Short term financial management ch 1

short term financial management
refers to the utilization of the firms current assets and liabilities to maximize shareholder wealth
current accounts most pertinent to st fin. management
Working Capital aka

cash + equivalents,

Accounts payable

short term operating assets
short term operating liabilities
accounts payable
short term financial assets
cash and equivalents
benefits of cash + equivalents ( holdings)
-method of payment for daily transactions/new investments
provides buffer against lower than expected future cash flows
lower than expected future cash flows may stem from
decreased revenues exchange rate fluctuations and unexpected litigation costs etc
held primarily to reduce the potential for lost sales arising from product shortages
product shortages may occur due to
higher than expected customer demand and/or breakdowns in the supply chain or production process
cost of inventory include
reduced liquidity ( due to cash flow tied up in inventory
financing costs
fees for storage and insurance
supplier offers trade credit to a customer, receipt of goods/services occurs before payment rendered, extension of trade credi t may allow supplier to generate additional sales to financially constrained customers, + provides additional time to make and collect on the sale of their own products:
downside: creation of recievables which reduce cash flow and impose additional financing costs, extension of trade credit exposes the supplier to customer default risk
spontaneous source of ‘free’ financing
-early payment discount?
cost associated with maximizing the trade credit period lieu of taking the discount
overreliance on payables can prove detrimental to buyer if supplier cuts off future extensions on trade credit
firm liquidity
firms ability to
-pay it’s financial obligations when due, despite current economic conditions
-to strategically pursue capital investments when presented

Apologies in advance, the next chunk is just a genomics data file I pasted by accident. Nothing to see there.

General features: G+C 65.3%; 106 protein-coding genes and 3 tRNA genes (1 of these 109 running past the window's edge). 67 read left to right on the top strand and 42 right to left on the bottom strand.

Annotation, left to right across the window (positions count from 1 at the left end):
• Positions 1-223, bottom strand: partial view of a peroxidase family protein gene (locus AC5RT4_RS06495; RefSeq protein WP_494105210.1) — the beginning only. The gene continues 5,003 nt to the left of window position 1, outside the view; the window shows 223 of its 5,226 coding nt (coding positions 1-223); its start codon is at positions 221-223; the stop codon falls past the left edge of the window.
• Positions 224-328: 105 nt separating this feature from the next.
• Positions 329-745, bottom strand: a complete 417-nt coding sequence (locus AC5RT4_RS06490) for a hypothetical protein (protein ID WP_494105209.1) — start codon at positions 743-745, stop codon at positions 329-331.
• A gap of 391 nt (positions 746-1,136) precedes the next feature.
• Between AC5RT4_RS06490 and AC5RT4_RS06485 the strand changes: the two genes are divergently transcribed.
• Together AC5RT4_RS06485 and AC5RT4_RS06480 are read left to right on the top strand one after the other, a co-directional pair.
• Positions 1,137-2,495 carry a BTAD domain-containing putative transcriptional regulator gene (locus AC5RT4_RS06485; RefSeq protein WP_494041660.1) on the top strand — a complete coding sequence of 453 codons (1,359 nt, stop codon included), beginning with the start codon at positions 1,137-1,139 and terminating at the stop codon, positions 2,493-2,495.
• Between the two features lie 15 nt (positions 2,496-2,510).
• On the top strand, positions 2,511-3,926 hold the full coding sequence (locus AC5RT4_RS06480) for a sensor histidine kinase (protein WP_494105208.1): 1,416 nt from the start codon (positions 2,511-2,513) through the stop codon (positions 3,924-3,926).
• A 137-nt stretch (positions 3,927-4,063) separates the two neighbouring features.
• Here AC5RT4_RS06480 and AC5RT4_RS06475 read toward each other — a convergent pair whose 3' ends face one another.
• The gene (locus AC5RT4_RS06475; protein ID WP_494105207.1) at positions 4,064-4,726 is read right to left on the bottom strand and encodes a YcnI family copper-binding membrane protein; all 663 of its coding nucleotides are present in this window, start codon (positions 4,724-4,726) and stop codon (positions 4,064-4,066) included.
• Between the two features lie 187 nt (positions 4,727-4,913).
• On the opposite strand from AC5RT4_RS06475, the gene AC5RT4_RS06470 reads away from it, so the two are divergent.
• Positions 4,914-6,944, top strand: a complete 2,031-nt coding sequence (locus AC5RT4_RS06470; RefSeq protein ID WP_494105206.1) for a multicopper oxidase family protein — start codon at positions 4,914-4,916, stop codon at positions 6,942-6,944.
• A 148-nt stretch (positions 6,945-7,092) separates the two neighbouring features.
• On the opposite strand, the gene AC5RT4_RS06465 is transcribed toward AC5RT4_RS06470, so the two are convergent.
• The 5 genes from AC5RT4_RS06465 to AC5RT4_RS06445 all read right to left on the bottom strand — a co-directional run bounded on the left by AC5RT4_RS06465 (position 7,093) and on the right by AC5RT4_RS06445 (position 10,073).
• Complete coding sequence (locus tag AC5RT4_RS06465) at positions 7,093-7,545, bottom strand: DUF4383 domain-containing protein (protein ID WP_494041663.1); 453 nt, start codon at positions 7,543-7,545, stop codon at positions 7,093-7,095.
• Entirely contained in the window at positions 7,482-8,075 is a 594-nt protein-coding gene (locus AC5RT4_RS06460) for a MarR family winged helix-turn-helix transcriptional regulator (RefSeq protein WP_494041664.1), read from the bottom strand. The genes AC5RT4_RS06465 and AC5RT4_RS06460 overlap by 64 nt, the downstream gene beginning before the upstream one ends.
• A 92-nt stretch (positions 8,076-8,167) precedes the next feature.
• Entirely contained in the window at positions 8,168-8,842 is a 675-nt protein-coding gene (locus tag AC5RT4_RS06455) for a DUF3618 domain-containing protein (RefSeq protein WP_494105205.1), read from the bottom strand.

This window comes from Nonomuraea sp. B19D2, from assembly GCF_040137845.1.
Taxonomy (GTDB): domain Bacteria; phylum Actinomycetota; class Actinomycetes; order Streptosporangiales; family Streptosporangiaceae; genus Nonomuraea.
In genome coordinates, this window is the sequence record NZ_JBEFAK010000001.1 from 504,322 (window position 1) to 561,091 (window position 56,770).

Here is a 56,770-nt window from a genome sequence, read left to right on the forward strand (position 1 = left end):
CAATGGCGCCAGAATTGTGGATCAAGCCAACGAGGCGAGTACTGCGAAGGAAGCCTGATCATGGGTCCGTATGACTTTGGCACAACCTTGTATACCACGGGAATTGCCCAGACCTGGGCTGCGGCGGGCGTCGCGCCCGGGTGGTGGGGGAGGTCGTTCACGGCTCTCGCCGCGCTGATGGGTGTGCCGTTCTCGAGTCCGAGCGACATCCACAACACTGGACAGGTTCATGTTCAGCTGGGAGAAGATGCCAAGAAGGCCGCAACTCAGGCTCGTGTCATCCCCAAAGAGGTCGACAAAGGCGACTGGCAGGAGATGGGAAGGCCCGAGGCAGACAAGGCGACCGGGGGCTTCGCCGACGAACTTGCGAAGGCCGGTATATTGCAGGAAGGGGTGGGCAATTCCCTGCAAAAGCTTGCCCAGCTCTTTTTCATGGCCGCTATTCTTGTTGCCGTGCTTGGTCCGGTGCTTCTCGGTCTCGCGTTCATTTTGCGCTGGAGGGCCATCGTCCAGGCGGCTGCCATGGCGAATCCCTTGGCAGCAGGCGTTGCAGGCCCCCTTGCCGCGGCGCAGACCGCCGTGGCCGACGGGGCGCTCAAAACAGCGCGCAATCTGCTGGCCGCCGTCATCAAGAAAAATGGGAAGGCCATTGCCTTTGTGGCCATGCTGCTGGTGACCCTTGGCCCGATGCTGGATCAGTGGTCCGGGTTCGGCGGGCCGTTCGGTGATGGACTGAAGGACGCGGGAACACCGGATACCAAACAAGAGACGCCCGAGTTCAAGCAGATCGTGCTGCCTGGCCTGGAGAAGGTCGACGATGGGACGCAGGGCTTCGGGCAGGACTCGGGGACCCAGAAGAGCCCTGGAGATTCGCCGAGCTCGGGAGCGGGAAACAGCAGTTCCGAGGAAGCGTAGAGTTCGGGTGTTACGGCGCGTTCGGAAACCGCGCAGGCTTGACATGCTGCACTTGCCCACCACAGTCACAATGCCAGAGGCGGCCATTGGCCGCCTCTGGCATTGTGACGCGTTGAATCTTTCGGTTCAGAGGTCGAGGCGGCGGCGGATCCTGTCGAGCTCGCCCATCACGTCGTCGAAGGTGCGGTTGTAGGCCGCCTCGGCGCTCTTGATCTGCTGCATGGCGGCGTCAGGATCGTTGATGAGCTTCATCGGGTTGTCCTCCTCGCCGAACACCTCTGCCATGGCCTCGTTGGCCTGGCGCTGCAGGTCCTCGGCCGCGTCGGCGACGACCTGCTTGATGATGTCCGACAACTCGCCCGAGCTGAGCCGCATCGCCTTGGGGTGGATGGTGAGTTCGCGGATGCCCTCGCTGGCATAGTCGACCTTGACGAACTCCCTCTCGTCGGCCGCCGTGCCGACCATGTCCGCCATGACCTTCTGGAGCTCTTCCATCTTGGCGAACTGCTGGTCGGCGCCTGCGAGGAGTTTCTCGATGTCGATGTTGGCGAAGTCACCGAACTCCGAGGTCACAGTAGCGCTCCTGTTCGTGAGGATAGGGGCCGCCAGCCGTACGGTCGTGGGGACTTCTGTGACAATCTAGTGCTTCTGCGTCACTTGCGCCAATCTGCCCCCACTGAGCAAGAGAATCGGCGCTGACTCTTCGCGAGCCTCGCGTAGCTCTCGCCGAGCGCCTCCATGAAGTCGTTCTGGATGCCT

liquidity is neccessary condition for
firm value to be maximized
asset liquidity
ease at which an asset can be sold at market value

less liquid assets can be quickly sold, but at a price lower than market value

liquid firms often hold
liquid assets
accounting concept
involves comparing Book value of assets to liabilities

if BV of assets exceeds liabilities then firm= solvent
b/c potential cash proceeds from sale of assets can be used to repay liabilities

if liabilities>B.V. of assets firm= insolvent
weakness: if asseets are sold the firm will be unable to produce which generates future revenues which are required for the firm to remain a going concern

reduced firm liquidity (ie illiquidity) may result in
reduced dividends to shareholders,
higher cost of capital
reduced capital invesment
firm liquidity metric
cash conversion cycle
cash conversion cycle
number of days it takes to typically move funds from inventory to receivables to cash
after accounting for payables period

shorter Conversion cycle implies that it takes less time to generate cash indicating improved liquidity
longer cycle must wait longer to receive cash inflows + must arrange for longer periods of nonspontaneous financing

affects firm value from time value of money

longer cash conversion cycle implies
longer wait to receive cash inflows
implies a higher degree of discounting
who manages the firms liquidity
the treasury department
cash management
includes the monitoring nad reporting of cash receipts and disbursements cash flow forecasting and using software specifically designed to provide information necessary for treasury management
raising external financing
investments in receivables and inventory often require additional funds.
common short term financing instruments include
commercial paper
lines of credit
bank notes
trade credit

Treasury department may also acquire long term financing through bank loans and security issuance.
in addition to ensuring access to capital treausry seeks to minimize short term borrowing costs

short term investment portfolio
when the firm holds excess cash treasury managers oversee the investment of these funds.
goal: preserve principal

generally consists of
low risk, low return money market securities
specific instruments inc. treasury bills repurchase agreements certificates of deposit and money market funds

primary goal of short term investment portfolio